Meta-thought on the Royal Wedding

Broadly speaking there are three ways you can respond to the Royal Wedding.

You can be excited about it, read about it, watch it, go to parties.

Or you can decide it’s not your thing and do something else. Like read a book, or write a blog, or make a handmade Shaker-style dry sink.

Or you can take to the Internets to whine your way through the next week or so. “God, is it over yet?” “Who the hell cares?” Etc.

That’s not only wallowing in your own misery, it’s also harshing everyone else’s buzz. Don’t like the mind-share the royal wedding is taking from you? Don’t give it. Go watch reruns of the New Yankee Workshop or something instead. And give the rest of us a break. We’re just trying to have fun here.

Sitting worse than you think?

NPR is pretty exercised about a study showing greater risk of death by cardiovascular disease if you sit for extended periods of time.

Men who reported more than 23 hours a week of sedentary activity had a 64 percent greater risk of dying from heart disease than those who reported less than 11 hours a week of sedentary activity. And many of these man routinely exercised.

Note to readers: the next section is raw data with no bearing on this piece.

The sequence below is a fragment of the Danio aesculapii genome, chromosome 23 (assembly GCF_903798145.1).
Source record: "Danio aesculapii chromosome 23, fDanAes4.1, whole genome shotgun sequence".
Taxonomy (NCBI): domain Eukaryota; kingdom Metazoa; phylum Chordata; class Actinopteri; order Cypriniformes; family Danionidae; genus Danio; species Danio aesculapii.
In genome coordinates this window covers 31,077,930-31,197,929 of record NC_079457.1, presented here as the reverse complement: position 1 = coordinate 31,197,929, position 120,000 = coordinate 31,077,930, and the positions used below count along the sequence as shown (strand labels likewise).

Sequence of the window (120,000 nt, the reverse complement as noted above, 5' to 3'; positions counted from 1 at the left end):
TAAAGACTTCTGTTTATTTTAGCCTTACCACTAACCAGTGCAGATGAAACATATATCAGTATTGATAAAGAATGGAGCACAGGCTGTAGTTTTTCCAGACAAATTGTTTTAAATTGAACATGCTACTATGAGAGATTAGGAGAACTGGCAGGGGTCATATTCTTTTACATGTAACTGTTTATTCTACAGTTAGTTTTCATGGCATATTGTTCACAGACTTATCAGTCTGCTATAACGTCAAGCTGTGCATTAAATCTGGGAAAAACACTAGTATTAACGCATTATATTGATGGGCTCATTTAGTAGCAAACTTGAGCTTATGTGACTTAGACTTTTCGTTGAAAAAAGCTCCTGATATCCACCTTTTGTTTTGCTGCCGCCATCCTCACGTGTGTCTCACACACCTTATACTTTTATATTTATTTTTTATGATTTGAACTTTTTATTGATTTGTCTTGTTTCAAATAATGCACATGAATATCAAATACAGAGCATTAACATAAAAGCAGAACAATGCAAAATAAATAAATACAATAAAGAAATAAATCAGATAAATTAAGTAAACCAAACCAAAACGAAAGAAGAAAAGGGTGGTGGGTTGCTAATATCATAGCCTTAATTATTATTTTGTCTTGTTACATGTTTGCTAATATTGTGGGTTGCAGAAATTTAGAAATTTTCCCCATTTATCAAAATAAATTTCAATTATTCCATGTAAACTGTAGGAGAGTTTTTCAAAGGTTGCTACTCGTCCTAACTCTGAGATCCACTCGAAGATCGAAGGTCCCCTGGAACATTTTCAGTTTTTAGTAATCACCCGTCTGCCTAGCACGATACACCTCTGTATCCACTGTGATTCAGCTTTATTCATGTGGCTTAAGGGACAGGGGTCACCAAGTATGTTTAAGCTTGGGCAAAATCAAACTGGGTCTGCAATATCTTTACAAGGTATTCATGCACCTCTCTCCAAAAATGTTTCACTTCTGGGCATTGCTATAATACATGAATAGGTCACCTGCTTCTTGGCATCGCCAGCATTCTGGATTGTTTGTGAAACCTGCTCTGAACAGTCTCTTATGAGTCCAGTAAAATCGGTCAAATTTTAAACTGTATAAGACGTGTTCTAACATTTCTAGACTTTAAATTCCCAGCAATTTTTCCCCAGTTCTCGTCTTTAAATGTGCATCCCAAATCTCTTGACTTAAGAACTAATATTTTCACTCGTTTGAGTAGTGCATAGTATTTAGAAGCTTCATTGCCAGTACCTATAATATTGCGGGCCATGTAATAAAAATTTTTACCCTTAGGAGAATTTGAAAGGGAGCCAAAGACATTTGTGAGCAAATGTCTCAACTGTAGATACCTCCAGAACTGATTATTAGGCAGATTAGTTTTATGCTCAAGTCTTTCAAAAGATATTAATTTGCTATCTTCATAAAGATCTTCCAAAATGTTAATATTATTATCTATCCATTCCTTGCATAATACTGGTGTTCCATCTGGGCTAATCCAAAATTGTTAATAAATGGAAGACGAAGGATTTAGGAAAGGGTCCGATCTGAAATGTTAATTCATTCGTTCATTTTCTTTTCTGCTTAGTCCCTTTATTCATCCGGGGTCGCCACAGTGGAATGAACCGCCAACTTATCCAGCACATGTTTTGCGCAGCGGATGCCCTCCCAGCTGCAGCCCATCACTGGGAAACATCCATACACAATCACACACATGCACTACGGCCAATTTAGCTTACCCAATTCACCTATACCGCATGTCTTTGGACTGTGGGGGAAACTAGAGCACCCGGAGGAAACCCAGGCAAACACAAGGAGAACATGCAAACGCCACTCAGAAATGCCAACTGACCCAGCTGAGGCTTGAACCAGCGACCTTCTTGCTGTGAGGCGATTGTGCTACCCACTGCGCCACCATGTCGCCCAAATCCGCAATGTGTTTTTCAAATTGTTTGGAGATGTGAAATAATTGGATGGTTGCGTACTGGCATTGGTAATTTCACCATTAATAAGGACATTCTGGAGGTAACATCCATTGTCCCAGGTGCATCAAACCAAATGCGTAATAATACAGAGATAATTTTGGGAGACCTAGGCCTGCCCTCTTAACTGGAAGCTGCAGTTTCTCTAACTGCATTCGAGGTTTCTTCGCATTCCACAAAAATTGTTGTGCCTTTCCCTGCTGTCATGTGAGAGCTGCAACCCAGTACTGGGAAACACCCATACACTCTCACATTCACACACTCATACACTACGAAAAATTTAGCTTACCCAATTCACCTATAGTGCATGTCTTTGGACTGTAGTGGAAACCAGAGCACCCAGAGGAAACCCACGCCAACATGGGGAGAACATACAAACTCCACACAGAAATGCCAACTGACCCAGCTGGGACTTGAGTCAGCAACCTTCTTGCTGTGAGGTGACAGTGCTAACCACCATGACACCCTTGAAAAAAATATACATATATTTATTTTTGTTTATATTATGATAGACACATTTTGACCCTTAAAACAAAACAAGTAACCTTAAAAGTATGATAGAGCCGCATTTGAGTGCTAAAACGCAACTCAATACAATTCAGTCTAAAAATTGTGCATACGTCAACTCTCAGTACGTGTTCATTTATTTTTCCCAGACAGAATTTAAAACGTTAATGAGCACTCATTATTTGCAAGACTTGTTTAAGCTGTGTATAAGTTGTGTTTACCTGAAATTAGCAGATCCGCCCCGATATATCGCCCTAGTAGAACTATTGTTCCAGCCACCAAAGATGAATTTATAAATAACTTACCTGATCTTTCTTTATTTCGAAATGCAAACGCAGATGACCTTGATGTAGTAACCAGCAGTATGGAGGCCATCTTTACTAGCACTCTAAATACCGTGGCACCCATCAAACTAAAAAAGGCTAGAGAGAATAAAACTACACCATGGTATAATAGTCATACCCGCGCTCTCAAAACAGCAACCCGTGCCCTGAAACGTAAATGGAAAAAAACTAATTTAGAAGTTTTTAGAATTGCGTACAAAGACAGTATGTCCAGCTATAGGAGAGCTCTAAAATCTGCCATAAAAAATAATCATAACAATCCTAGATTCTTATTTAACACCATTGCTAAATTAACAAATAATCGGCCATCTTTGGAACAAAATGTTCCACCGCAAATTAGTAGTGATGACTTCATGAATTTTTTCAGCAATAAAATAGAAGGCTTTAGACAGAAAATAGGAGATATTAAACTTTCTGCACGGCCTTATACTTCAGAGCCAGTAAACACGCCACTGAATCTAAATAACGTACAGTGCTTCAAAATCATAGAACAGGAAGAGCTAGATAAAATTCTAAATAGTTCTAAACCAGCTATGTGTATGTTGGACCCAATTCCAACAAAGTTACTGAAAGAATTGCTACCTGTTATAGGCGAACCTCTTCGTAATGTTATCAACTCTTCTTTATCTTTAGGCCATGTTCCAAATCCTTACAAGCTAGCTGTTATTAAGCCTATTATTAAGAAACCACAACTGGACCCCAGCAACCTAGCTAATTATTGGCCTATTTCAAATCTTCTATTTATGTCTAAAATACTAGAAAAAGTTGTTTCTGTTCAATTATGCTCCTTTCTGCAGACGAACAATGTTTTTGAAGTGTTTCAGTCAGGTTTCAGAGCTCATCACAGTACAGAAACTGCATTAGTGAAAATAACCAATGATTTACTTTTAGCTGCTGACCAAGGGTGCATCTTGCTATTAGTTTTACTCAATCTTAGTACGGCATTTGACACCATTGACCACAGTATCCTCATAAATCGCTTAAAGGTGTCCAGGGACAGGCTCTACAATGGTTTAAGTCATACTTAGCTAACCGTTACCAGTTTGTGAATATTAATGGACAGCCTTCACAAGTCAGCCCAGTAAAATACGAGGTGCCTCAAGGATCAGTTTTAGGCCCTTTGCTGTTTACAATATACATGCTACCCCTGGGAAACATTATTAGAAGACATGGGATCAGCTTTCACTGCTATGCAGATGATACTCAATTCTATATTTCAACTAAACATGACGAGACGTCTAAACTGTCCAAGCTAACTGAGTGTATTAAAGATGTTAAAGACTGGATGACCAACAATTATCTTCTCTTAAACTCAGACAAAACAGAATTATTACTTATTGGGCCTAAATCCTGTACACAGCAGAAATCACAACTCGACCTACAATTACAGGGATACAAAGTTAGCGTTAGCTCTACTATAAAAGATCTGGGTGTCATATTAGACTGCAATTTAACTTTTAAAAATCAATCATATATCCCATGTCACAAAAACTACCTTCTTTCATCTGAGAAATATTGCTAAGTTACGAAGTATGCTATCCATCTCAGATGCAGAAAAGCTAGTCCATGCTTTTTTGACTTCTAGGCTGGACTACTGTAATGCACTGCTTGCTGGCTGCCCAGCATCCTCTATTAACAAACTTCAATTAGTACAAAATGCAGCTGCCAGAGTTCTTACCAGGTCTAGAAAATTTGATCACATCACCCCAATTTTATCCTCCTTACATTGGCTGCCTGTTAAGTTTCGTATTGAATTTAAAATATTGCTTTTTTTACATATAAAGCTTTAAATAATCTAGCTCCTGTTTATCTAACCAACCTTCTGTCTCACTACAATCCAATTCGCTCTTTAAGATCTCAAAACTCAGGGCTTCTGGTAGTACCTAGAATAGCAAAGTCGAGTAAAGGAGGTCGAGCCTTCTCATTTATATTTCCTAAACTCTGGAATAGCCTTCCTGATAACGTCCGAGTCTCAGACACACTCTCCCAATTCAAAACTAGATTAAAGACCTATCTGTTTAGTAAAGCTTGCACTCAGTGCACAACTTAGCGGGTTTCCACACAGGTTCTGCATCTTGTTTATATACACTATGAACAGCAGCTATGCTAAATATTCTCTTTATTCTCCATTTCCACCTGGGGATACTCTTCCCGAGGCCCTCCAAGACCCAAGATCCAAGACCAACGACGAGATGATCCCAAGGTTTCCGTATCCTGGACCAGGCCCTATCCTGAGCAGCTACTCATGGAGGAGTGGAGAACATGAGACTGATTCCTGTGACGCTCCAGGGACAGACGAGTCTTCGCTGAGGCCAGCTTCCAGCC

Big scary numbers, at least until you look at the study.

Out of a pool of 7,744 participants, 377 died of heart disease. Of those, 92 were classified by the study as “physically inactive.” The number of fatalities in the sit-all-day category: 19.2.

In other words, 0.24% of the sample population both died from cardiovascular heart disease and were sedentary for much of the day.

Other things to notice about the study: participants reported on their own activity levels on a questionnaire once in 1982 — the methodology statement says nothing about followup studies. In the intervening 21 years their levels of activity could have changed greatly. There is also this, which suggests the sample was not particularly random nor well-distributed across cultural groups:

Participants were self-referred or employer referred to the clinic for various services such as preventive medical examinations and health, nutrition, and exercise counseling. Most participants were Caucasian from middle or upper socioeconomic strata.

That doesn’t mean sitting isn’t bad for you; but I’m not leaping up from my desk every hour to march in place for ten minutes based on this evidence.